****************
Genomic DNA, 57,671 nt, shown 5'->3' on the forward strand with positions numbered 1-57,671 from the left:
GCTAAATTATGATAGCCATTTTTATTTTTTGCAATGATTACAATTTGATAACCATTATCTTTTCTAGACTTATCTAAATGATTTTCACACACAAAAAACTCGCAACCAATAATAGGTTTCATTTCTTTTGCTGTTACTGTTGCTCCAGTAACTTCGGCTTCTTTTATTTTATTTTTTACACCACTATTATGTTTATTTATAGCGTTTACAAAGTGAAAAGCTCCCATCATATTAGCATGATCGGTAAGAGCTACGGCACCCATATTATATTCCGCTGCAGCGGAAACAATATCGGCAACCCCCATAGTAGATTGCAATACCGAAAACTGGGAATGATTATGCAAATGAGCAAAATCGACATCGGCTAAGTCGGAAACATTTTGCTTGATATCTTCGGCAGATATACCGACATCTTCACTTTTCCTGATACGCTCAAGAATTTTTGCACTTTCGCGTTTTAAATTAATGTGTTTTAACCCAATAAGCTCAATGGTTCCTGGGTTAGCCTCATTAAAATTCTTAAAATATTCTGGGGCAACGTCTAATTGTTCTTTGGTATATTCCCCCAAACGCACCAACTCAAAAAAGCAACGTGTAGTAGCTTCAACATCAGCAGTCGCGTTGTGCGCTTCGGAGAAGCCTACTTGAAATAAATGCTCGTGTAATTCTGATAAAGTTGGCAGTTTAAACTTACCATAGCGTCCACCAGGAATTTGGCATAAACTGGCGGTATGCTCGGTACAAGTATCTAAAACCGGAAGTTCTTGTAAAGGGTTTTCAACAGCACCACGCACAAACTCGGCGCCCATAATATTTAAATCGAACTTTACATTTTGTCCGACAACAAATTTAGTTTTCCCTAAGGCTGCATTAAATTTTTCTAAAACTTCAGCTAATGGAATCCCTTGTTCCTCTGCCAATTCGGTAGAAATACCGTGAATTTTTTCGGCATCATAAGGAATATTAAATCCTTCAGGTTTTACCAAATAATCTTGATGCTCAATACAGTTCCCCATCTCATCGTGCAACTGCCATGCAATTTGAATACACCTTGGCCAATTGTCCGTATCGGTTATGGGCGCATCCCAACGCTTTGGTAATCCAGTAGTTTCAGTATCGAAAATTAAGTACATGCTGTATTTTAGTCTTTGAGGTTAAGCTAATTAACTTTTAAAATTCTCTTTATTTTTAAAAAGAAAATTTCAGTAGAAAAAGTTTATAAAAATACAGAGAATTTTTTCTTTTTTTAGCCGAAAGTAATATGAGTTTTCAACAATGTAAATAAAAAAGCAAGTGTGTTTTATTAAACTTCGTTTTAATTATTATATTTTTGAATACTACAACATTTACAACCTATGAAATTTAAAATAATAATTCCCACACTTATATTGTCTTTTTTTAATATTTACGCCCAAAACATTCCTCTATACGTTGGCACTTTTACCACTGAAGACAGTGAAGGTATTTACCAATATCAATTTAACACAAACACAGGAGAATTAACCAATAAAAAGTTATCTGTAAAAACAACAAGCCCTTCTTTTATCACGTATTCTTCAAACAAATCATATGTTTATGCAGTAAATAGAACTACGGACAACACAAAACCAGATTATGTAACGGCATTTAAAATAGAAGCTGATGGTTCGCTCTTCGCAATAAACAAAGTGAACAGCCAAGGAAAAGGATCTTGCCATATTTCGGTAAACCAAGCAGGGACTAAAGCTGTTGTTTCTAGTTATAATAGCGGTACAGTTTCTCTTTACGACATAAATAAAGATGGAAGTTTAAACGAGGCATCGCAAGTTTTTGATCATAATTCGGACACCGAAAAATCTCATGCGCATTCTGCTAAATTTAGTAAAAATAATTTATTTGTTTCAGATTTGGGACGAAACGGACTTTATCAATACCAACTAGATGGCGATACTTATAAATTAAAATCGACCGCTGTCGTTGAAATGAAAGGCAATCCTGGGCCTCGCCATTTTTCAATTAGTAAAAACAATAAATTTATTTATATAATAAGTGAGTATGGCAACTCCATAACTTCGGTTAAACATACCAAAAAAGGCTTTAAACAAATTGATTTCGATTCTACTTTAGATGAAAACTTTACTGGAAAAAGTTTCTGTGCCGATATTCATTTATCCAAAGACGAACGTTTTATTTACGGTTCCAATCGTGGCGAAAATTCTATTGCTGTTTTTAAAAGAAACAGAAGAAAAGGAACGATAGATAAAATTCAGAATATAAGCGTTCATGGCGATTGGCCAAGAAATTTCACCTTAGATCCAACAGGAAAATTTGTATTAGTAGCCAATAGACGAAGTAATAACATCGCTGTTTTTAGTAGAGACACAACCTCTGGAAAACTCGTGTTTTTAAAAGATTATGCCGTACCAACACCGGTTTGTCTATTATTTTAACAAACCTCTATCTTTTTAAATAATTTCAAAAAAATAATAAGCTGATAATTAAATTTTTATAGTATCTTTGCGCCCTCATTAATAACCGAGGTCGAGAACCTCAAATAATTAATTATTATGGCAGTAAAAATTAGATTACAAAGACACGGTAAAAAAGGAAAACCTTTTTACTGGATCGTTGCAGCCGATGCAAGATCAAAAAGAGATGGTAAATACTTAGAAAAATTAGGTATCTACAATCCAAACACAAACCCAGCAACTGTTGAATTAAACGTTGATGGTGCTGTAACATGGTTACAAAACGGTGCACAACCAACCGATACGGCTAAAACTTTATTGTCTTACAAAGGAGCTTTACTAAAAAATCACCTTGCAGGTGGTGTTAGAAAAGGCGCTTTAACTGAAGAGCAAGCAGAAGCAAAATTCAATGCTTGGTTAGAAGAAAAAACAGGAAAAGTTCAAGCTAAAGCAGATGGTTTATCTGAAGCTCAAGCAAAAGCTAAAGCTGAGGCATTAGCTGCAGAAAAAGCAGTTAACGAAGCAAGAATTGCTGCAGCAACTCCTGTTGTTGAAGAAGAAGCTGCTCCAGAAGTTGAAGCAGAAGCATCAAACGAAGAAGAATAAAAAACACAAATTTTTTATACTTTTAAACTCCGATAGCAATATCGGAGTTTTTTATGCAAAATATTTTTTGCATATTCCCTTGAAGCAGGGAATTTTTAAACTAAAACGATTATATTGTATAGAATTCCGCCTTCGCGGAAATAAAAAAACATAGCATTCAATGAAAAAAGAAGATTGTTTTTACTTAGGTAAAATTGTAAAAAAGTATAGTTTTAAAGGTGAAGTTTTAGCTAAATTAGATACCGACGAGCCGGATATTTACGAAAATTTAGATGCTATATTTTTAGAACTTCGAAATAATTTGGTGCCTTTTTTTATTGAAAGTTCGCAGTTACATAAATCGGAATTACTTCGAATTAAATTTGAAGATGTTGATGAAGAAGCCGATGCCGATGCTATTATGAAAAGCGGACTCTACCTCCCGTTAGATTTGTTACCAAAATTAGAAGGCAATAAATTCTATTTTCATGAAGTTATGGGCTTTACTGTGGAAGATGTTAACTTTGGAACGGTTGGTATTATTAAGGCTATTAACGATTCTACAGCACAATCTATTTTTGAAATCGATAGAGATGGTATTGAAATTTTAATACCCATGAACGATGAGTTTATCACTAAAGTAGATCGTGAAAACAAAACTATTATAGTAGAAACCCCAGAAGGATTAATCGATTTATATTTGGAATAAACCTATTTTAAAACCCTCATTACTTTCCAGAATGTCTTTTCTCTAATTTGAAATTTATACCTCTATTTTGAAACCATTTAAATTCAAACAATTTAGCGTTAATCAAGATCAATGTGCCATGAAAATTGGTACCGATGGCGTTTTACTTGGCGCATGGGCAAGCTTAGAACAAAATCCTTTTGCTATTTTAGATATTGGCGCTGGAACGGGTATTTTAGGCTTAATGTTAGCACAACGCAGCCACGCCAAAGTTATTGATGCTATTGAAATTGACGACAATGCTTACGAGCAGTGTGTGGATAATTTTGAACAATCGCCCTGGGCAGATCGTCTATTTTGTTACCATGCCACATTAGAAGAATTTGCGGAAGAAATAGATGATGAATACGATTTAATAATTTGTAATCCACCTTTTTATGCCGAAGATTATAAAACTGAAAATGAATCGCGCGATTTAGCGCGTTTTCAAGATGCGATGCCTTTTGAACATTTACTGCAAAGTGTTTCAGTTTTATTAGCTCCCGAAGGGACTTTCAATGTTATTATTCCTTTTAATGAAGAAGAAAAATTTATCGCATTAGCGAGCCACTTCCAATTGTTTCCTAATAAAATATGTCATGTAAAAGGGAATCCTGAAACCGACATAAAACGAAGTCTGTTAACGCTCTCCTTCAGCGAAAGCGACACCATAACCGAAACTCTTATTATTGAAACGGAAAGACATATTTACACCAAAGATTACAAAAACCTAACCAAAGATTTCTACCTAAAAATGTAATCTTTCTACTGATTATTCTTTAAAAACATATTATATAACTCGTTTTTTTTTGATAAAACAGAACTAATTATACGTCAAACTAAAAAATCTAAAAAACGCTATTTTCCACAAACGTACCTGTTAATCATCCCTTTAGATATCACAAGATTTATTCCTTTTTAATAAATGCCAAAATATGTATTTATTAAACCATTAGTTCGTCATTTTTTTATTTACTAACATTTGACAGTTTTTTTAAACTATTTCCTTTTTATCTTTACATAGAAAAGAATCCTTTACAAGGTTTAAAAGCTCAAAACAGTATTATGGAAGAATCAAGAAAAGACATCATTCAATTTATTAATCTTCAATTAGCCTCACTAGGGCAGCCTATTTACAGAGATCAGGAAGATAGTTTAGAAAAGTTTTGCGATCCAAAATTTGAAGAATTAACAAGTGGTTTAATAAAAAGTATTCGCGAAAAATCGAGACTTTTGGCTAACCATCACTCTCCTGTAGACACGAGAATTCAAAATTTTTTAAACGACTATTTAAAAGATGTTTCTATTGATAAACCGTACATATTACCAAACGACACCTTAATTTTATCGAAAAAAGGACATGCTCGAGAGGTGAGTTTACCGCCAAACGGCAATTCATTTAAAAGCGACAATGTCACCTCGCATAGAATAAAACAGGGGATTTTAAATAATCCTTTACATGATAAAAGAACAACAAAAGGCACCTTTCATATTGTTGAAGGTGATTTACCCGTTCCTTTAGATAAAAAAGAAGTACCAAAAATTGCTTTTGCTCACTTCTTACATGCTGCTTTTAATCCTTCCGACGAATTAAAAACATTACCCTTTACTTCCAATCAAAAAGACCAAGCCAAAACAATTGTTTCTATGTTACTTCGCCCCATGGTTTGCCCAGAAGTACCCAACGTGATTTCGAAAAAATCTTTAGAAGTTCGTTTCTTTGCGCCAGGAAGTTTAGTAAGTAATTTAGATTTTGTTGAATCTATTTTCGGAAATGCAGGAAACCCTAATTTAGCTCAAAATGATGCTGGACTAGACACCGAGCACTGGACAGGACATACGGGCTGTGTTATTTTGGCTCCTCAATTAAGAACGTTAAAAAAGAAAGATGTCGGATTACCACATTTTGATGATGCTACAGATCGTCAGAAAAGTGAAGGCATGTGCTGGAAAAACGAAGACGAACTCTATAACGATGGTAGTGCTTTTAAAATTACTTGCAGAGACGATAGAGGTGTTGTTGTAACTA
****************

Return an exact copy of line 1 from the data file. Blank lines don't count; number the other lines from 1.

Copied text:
Genomic DNA, 57,671 nt, shown 5'->3' on the forward strand with positions numbered 1-57,671 from the left: